Ask Sam letter


To Sam

Thumb Sucking.

Dear Sam,

I hope you are well and staying safe.

I will be turning 16 and I still suck my thumb. I have tried everything to stop but I can't. Do you have any advice? And why do I still do it?

I am worried about being bullied and picked on.

Please Help

Ask Sam


Hi there

Some habits are hard to break, especially if it’s something you’ve done since you were very young. It’s possible to change any habit with some hard work and the right technique.

You probably began sucking your thumb when you were a baby and it’s a natural way for babies to comfort themselves. Lots of children stop sucking their thumb by the time they start school but some continue until they’re much older and sometimes adults also do it. It’s a good idea to change the habit if you can, as thumb sucking can cause dental problems and you’re at risk of infections and illness from germs when you put your thumb in your mouth.

You’ll probably notice there’re specific times you suck your thumb – maybe when you’re tired or hungry or when you’re feeling stressed or anxious. It might be at certain times of the day, like when you’re going to sleep or when you’re doing certain things like concentrating on school or college work. Noticing when you suck your thumb will help you to change this habit because you know what causes it – you could even write it down in a journal to track when it happens.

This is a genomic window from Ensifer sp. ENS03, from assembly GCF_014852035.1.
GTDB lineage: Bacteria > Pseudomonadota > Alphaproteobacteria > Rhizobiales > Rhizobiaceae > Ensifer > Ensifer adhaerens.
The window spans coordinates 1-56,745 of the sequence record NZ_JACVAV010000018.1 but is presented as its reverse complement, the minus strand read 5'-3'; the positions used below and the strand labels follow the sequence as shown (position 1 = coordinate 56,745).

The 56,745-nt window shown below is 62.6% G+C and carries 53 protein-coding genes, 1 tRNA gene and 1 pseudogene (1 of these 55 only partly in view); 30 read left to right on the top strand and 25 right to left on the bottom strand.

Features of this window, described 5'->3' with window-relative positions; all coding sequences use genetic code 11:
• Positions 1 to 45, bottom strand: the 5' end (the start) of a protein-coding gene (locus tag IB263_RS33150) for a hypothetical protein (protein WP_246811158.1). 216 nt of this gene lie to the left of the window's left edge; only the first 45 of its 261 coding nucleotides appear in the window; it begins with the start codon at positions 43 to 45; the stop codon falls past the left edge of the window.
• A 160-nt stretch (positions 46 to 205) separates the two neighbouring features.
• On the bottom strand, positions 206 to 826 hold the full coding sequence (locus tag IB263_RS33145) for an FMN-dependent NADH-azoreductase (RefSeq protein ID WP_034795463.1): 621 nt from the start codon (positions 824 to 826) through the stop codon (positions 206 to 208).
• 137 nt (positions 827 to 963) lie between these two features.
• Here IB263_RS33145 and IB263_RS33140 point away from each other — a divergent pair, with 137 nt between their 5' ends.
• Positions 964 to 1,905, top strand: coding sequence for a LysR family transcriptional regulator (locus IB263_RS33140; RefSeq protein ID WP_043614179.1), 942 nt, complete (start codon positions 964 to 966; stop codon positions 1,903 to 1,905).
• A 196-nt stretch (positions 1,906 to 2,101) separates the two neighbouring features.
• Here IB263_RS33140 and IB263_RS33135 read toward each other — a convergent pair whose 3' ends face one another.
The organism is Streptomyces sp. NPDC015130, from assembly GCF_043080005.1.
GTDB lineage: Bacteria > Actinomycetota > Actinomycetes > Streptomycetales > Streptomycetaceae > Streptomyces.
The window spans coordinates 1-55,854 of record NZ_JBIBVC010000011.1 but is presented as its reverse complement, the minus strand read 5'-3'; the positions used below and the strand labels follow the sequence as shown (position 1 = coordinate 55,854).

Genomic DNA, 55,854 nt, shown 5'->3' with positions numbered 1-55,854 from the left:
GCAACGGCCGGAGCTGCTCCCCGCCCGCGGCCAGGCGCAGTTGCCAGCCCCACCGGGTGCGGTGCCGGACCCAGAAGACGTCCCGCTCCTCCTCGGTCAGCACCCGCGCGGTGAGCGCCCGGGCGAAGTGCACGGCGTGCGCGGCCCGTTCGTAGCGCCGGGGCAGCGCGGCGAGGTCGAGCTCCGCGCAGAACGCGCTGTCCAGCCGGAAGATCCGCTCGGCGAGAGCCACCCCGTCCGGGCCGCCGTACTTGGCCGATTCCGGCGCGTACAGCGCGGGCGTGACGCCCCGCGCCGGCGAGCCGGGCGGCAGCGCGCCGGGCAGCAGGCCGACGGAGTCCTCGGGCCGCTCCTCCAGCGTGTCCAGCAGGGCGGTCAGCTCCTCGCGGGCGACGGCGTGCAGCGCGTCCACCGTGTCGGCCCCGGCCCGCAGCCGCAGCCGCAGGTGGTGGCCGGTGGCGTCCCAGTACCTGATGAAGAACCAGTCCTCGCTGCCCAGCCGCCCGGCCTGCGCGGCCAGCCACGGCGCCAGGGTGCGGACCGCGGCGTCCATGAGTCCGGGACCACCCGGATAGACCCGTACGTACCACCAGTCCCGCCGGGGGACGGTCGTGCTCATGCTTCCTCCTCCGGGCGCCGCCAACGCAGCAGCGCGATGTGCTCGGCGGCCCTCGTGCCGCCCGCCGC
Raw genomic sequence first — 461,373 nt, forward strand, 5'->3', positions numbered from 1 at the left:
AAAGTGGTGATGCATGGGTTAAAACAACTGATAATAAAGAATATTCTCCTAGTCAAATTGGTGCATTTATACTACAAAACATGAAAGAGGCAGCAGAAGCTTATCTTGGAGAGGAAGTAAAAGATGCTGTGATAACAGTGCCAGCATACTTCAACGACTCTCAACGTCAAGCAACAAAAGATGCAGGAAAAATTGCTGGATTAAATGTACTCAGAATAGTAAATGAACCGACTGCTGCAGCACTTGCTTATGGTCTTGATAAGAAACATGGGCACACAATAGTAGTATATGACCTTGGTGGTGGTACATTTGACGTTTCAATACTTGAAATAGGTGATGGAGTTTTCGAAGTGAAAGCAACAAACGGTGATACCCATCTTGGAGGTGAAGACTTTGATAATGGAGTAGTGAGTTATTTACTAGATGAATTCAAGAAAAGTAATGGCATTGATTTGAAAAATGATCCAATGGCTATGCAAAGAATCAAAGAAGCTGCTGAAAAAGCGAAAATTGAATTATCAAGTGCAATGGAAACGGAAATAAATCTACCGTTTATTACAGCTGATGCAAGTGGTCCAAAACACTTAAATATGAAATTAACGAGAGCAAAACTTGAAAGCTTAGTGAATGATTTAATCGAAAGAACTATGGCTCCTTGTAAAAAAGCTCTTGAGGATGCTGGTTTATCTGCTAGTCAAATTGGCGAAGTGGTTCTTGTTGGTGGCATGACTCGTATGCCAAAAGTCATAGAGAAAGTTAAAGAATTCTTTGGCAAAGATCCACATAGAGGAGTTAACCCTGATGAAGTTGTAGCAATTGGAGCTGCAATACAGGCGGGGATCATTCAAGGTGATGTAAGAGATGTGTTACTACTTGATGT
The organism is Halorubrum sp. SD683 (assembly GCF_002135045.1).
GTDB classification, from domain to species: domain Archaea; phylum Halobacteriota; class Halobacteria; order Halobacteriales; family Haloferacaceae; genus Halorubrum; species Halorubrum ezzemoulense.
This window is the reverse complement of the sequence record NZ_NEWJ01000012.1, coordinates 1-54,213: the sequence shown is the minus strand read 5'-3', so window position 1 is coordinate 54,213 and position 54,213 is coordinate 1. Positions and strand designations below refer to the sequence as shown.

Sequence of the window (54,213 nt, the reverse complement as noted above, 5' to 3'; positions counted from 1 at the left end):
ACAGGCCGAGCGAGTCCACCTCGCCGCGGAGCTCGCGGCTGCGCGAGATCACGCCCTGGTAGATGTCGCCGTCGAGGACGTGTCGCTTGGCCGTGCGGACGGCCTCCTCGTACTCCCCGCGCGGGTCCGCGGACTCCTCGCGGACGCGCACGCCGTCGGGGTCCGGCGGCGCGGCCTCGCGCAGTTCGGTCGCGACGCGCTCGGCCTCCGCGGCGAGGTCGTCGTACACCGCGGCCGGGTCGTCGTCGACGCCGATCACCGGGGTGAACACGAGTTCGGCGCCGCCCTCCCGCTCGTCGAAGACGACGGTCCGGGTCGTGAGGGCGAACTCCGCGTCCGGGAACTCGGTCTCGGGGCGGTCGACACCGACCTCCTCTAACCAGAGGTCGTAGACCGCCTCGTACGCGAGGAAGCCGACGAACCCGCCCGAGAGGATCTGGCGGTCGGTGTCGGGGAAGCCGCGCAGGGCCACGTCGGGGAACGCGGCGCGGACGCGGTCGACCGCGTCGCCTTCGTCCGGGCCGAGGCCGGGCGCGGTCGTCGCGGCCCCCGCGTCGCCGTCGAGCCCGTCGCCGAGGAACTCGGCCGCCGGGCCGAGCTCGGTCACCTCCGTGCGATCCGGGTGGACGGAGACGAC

Once you know when you might suck your thumb, you can try and divert your attention at those times. For example if it’s when you are watching TV, you could try to hold a fidget toy  to give your hands something else to do. You could also get something to put over your thumb – like a plaster. You probably don’t notice all of the times you’re sucking your thumb but if there’s something physical stopping you then it won’t just be automatic.

When you get the urge to suck your thumb try to focus on something else – you could wiggle your toes, notice 3 things that you can see or hear, count backward from 50 or take two slow deep breaths. After a while you’ll probably see that the urge doesn’t last very long when you distract yourself, even if it felt very strong at first.

I hope this helps. You can talk to our Childline counsellors about this if you need to and anything else that’s bothering you or post on the message boards and have the support of other young people online.

Take care,


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